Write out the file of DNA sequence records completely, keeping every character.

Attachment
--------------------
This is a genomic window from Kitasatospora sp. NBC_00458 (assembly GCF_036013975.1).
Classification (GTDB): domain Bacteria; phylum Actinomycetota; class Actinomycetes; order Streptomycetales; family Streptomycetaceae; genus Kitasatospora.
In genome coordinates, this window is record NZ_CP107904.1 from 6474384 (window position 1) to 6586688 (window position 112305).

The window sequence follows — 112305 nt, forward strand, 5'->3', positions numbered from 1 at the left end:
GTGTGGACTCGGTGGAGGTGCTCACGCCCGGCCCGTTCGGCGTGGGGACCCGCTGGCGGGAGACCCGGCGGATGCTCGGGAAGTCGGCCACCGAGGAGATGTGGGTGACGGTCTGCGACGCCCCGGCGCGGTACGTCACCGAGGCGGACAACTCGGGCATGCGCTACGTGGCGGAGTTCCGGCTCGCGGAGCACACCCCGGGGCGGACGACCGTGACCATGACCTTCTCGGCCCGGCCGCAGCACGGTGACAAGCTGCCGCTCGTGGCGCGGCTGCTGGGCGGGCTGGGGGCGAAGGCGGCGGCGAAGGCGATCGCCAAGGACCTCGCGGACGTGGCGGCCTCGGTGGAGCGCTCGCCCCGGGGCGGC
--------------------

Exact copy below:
This is a genomic window from Kitasatospora sp. NBC_00458 (assembly GCF_036013975.1).
Classification (GTDB): domain Bacteria; phylum Actinomycetota; class Actinomycetes; order Streptomycetales; family Streptomycetaceae; genus Kitasatospora.
In genome coordinates, this window is record NZ_CP107904.1 from 6474384 (window position 1) to 6586688 (window position 112305).

The window sequence follows — 112305 nt, forward strand, 5'->3', positions numbered from 1 at the left end:
GTGTGGACTCGGTGGAGGTGCTCACGCCCGGCCCGTTCGGCGTGGGGACCCGCTGGCGGGAGACCCGGCGGATGCTCGGGAAGTCGGCCACCGAGGAGATGTGGGTGACGGTCTGCGACGCCCCGGCGCGGTACGTCACCGAGGCGGACAACTCGGGCATGCGCTACGTGGCGGAGTTCCGGCTCGCGGAGCACACCCCGGGGCGGACGACCGTGACCATGACCTTCTCGGCCCGGCCGCAGCACGGTGACAAGCTGCCGCTCGTGGCGCGGCTGCTGGGCGGGCTGGGGGCGAAGGCGGCGGCGAAGGCGATCGCCAAGGACCTCGCGGACGTGGCGGCCTCGGTGGAGCGCTCGCCCCGGGGCGGC